Just to the southeast of Yoyogi Park – and 1 stop south of the station is the world-famous Harajuku/Omotesando area – so you can make a stop there afterwards, if you have time. Just take the JR Yamanote Line again 1 stop south to Harajuku Station. A brand new Harajuku Station just opened in 2020.

One more thing to be aware of is that during rush hours (5AM-8AM and 5PM-7PM Shinjuku Station is an absolute madhouse. If you do take a train there during those hours, get ready to be squashed like a sardine in the train.

Area Layout

Yoyogi Station lies at the bottom of this map (top is north). At the north end of the map is the massive Shinjuku Station – the busiest rail station in the world with 2 million people passing through every day. Center right on the map is the towering NTT DoCoMo bldg., and just east of that is Shinjuku Goyen Park. Takashimaya Times Square is just north of the NTT bldg. Yoyogi Park and National Gymnasium is just to the southwest out of frame. One JR stop to the south is Harajuku.

Yoyogi Station south entrance. The main square is just to the left.

Attractions

There actually isn’t much in Yoyogi itself beyond the park. There is one small intersection to the west of the station lined with shops, and a street running north into central Shinjuku that is worth a stroll. The area to the west is mostly a hilly residential area. To the immediate right of the station is a small underpass which leads to the street running north directly into Takashimaya Times Square.

Station area facing south at night. The small rail underpass is just to the left.

Facing southwest. There is a large FamilyMart conbini (convenience store) just on the right. There are also a number of good cafés around. Above the FamilyMart are a couple nice yakiniku (steak) places. Head straight down the street ahead to the south for Yoyogi Park a few blocks down.

Another front view of the station.

The Bubble Building soaring above Yoyogi Station.

Facing east. The pedestrian underpass is just ahead. Head straight then left to get to Takshimaya Times Square. Also note Panda Sugar just on the corner to the right.

90 degrees to the left and you’re facing north on the main street. The triangular bldg. barely visible in the distance is the MyLord Bldg. in Shinjuku. There is also a 2nd entrance to the station just on the right behind the truck in this photo.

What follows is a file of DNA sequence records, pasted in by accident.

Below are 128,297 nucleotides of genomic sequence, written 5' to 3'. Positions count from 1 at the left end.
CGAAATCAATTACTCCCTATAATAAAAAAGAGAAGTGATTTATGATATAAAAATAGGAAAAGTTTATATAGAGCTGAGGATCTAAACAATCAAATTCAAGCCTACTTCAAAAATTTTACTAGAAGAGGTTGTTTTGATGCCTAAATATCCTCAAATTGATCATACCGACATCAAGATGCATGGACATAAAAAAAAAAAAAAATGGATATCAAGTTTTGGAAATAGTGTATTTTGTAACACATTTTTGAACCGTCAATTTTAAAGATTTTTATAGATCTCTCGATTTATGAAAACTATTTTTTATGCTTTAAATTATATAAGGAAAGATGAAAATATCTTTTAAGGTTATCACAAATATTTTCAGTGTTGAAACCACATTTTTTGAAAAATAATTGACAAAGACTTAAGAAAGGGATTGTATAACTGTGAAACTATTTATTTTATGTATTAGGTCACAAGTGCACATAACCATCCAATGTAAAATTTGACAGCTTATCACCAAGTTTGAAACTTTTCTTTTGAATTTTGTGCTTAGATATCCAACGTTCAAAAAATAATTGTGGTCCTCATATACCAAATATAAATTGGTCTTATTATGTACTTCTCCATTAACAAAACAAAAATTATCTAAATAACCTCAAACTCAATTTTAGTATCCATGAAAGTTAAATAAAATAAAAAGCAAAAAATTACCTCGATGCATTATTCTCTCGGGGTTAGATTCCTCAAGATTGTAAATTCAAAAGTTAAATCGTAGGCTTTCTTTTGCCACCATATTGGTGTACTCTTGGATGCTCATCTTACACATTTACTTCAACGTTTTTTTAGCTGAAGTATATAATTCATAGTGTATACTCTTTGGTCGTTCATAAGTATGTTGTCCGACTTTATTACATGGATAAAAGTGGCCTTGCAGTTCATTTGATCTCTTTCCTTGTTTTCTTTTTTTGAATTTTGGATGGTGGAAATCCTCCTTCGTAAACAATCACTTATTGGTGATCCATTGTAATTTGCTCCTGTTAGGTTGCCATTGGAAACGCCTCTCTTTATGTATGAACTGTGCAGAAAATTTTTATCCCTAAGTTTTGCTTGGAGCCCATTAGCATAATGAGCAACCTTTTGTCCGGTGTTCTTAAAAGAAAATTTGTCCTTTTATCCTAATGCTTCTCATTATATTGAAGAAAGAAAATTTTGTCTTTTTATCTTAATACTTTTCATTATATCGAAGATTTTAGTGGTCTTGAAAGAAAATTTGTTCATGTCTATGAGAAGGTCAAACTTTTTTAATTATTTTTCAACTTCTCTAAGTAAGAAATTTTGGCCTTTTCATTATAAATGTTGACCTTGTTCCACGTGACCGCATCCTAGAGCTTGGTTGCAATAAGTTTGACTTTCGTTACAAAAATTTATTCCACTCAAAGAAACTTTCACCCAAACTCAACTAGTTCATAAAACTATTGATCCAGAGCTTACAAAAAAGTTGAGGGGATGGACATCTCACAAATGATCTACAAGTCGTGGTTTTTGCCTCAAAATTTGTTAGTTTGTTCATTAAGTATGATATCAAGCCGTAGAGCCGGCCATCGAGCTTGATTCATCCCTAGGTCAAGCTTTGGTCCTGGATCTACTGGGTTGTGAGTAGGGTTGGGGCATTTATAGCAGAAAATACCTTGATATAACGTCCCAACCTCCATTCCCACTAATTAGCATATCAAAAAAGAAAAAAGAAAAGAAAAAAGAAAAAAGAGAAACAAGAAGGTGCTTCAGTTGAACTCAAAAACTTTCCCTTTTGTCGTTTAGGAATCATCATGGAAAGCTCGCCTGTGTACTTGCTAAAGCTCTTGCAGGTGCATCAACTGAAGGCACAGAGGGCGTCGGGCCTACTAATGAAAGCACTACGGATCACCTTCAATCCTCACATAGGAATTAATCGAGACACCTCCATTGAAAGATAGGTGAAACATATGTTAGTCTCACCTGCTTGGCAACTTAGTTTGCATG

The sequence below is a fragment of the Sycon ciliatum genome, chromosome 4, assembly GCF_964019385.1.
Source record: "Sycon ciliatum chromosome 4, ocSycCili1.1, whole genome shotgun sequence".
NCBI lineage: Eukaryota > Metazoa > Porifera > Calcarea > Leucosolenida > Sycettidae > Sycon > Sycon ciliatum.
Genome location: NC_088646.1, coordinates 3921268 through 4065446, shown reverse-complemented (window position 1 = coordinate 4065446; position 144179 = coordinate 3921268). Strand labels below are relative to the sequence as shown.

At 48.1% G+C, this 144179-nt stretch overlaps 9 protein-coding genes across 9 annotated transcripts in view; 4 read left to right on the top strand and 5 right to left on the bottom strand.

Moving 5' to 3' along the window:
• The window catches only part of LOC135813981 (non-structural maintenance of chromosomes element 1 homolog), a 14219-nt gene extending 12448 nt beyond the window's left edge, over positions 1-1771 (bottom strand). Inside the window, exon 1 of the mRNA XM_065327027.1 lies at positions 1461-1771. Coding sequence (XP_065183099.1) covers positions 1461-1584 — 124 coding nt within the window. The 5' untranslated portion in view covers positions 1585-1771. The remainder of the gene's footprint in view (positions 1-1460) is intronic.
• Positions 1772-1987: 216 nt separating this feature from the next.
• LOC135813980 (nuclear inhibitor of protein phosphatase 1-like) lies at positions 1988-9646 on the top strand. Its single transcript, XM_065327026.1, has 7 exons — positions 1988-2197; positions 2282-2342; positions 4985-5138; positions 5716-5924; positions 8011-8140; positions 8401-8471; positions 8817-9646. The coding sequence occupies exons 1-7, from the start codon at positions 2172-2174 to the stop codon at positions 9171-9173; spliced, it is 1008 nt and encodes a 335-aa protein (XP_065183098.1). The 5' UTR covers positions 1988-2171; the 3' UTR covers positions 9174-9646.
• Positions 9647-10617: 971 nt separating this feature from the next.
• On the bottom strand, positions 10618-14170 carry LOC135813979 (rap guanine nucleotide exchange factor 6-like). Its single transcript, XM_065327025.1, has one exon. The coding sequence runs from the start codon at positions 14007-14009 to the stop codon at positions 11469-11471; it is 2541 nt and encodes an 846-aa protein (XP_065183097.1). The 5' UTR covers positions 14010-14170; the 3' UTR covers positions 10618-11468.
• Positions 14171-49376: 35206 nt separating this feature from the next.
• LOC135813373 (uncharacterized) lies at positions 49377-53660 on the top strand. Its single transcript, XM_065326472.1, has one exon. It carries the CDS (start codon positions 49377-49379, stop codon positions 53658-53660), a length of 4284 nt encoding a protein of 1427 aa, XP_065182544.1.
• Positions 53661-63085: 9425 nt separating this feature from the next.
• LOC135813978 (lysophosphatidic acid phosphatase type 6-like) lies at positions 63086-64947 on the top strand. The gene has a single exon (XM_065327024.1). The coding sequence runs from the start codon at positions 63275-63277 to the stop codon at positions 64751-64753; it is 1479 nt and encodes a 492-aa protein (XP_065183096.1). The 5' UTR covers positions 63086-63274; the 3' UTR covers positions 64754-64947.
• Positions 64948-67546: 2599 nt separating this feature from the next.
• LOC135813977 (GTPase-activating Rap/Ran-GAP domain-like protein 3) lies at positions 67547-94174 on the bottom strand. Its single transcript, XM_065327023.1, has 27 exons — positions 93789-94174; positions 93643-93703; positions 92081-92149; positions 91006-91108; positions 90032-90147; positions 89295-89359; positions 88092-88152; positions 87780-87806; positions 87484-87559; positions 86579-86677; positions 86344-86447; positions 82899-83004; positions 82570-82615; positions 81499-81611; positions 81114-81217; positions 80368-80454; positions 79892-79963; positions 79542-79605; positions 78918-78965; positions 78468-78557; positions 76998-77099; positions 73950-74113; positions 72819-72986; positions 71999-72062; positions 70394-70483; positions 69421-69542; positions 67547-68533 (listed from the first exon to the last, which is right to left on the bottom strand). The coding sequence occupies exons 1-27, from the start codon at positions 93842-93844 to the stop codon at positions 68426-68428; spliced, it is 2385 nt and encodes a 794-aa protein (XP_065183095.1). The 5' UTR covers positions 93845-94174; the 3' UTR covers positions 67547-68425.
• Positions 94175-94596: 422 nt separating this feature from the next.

Instead of heading straight, you can also head left down this little side street. Note the Doutour café straight ahead, and a Pronto Café on the left. Doutour has some reasonably good food very cheap.

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Boarding @ JR Yoyogi Station.

Yoyogi Park

From the main west intersection head south down the center street for a few blocks and on your right will be Yoyogi Park. Admission is free and it’s a huge park – about a mile across. You can spend nearly a day there walking around. The park is especially nice in the fall and spring. On weekends the park is packed with families and kids – so you may want to go in the middle of the week to avoid crowds if possible.

You can also get directly to Yoyogi Park by taking the Yamanote Line 1 more stop south to Harajuku Station – then exit, turn right, then turn right again at the next intersection – just up the street on the right is Yoyogi Park.

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The south entrance @ Yoyogi Park in the fall.

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A map near the south entrance.

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©2019-2021 tenmintokyo.com

At the park facing north in fall. The NTT bldg. in Shinjuku is visible in the distance.

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The bridge at the south end of the park.

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The small open area south of the park.

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©2019-2021 tenmintokyo.com

National Gymnasium. Harajuku/Omotesando is just down the street on the left.

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Harajuku/Omotesando facing east. New Harajuku Station is the grey bldg. on the left. Entrance to Meiji Shrine is just to the left of that out of frame. Entrance to Omotesando is straight ahead. Yoyogi Park is back up the street behind the camera.

Meiji Shrine

As we mentioned, just to the south of Yoyogi Station is Meiji Shrine – a monument to Japan’s 19th century emperor Meiji. Meiji was most famous for the Meiji Restoration – the opening of Japan to trade in 1868 and the ending of the absolute rule of Shoguns as commanders of the country. You can walk to Harajuku Station where the southern entrance is, or you can take the JR Yamanote line further south 1 stop and exit there. The entrance is just behind the station. One of the most notable features is the huge wood Torii Gate at the entrance – one of the largest in Japan.

Takashimaya Times Square

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Just up the street from Yoyogi Station is a huge multuse complex called Takshimaya Times Square. The main building is mostly huge department stores and restaurants but there are a lot of smaller interesting shops around the main building. The top 3 floors of the main building are all restaurants. There is also a small outdoor area with benches on an overpass with glass walls. The B1 level is all food. Here’s the official website and shop list.